Friendship Network and Wellbeing Dynamics: Exploring the Role of Selection, Influence, and Cross-Race Connections Among Emerging Adult Marching Band Members

DaSean Young

Advisor: Thalia R Goldstein, PhD, Department of Psychology

Committee Members: Olga Kornienko, Leah Adams

Online Location, Online Location
April 28, 2023, 11:00 AM to 01:00 PM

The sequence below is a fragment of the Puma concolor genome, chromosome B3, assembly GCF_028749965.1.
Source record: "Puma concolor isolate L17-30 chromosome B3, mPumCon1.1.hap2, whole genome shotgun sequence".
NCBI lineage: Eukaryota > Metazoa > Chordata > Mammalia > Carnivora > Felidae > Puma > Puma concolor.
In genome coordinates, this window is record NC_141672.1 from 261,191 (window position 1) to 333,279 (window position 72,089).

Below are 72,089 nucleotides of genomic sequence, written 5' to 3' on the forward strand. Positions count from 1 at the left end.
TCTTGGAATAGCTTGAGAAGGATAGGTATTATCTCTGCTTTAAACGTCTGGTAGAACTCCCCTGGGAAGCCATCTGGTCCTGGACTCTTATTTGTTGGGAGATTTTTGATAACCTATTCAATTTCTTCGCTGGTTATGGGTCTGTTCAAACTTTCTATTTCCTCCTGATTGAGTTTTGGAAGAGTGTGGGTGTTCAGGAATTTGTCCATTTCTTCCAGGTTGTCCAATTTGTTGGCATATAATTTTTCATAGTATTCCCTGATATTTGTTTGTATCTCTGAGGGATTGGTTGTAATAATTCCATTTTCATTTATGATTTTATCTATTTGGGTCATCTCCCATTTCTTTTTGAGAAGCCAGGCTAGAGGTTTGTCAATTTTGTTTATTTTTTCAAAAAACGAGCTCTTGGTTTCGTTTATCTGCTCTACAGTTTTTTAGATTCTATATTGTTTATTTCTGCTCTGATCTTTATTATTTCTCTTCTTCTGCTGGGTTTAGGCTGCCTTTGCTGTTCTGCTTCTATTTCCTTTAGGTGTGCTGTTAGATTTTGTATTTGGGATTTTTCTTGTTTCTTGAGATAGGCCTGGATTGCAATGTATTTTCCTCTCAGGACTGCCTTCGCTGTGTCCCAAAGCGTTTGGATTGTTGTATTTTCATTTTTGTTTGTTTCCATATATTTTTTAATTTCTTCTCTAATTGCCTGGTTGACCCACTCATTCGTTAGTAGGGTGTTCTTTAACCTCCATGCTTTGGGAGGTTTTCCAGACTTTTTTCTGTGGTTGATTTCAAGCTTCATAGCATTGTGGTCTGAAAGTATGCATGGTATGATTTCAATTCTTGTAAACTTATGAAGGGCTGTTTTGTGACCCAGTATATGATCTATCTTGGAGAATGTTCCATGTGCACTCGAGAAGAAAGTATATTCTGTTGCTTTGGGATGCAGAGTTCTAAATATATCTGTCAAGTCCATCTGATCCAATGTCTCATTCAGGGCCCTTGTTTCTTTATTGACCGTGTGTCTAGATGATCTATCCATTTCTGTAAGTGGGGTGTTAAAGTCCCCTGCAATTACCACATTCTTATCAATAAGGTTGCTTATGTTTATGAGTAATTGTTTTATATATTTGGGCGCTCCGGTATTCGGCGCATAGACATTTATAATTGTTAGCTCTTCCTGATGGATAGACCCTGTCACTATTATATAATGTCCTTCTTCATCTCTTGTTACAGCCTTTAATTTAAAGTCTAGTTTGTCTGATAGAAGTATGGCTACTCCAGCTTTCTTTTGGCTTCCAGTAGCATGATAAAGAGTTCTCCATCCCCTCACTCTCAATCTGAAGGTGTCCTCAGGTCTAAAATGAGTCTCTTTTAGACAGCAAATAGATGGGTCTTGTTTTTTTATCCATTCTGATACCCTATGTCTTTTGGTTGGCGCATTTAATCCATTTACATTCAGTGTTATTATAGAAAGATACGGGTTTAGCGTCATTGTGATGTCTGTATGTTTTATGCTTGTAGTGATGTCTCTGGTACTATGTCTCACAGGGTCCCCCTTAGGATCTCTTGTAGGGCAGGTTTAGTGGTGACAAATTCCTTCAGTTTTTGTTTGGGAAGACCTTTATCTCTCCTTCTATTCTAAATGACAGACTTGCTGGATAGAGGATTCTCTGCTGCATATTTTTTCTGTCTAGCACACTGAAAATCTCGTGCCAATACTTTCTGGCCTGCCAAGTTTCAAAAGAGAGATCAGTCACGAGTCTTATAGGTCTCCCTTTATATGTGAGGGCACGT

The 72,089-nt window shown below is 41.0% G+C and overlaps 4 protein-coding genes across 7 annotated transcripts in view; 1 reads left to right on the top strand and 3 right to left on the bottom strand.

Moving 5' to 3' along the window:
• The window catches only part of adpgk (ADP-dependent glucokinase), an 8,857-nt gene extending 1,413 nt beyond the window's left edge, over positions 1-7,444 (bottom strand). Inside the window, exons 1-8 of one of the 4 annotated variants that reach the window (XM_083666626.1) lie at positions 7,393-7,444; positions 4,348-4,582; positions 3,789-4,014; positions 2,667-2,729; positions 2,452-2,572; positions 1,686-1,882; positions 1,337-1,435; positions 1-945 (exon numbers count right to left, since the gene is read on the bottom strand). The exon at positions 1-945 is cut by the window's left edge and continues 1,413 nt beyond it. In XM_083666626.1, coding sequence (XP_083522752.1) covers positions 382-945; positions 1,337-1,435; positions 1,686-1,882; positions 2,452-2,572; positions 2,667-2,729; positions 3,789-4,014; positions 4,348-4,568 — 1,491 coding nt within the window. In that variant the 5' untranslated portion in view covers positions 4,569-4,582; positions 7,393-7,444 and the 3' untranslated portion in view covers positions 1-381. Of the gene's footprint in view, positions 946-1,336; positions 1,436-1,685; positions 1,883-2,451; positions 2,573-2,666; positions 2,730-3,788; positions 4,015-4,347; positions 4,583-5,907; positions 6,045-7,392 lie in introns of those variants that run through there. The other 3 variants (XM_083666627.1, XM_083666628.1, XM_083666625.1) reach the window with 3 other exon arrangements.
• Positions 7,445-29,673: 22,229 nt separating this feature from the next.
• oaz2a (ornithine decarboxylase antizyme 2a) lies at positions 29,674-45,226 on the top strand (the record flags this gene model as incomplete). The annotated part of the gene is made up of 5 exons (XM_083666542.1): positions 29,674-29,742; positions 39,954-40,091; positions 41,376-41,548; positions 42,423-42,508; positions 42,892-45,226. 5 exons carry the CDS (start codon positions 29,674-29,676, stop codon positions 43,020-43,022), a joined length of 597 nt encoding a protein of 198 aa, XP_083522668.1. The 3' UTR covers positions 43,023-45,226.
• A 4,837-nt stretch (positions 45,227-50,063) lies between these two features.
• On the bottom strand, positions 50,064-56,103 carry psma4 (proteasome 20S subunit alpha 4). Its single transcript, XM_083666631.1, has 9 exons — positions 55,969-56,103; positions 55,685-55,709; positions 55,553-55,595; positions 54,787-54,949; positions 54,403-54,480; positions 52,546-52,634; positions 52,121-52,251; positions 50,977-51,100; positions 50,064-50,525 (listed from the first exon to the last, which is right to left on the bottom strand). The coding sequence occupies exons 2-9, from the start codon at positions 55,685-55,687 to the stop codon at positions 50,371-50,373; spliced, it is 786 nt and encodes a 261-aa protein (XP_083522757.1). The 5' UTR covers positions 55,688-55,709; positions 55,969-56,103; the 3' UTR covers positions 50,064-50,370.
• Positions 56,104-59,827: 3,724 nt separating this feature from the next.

Emerging adulthood is a developmental period in which young people are beginning to develop themselves and their identity. The emerging adulthood literature has discredited the importance of peers in the development of emerging adults. However, a small amount of empirical studies with emerging adults has found evidence to suggest their outcomes are significantly related to their relationships with their friends. It is currently unclear the full extent to which friends are related to the development of emerging adults’ well-being, specifically their self-efficacy and belonging. Additionally, there is little empirical work assessing the role of cross-race friends in emerging adulthood. Guided by intergroup contact theory, we hypothesize that friends generally and cross-race friendships specifically are significant in the development of emerging adults and their well-being. A total of 367 (Mage T1 = 19.40, Mage T2 = 19.64) participants from a collegiate marching band in the south United States completed at least one timepoint of a two timepoint longitudinal study. At both timepoints, we measured their friendship network, domain-specific self-efficacy, general self-efficacy, their feelings of belongingness to the marching band, and their feelings of belongingness to the school. Using stochastic actor-oriented modeling (SAOM), we assessed demographic and marching experiences’ relationship to the creation of friendships, the role of well-being in the selection of friendships, as well as the role of friendships in influencing well-being. Also, using SAOM, we conducted exploratory analyses regarding the role of race in the selection of friends and the role of cross-race friendships in influencing well-being. Results suggest that the marching arts participants in this study do not show a significant racial bias toward making same-race friends. Additionally, results suggest ones’ experience in the marching arts is significantly related to their selection of friends. Last, results suggest domain-specific and domain-general well-being are differentially related to the creation of friendships within the band. While our findings regarding peer influence in the development of well-being and the role of cross-race friends were unclear, our findings regarding peer selection provide evidence that contextualizes emerging adults’ interest in peers as well as the role of well-being in their engagement with peers.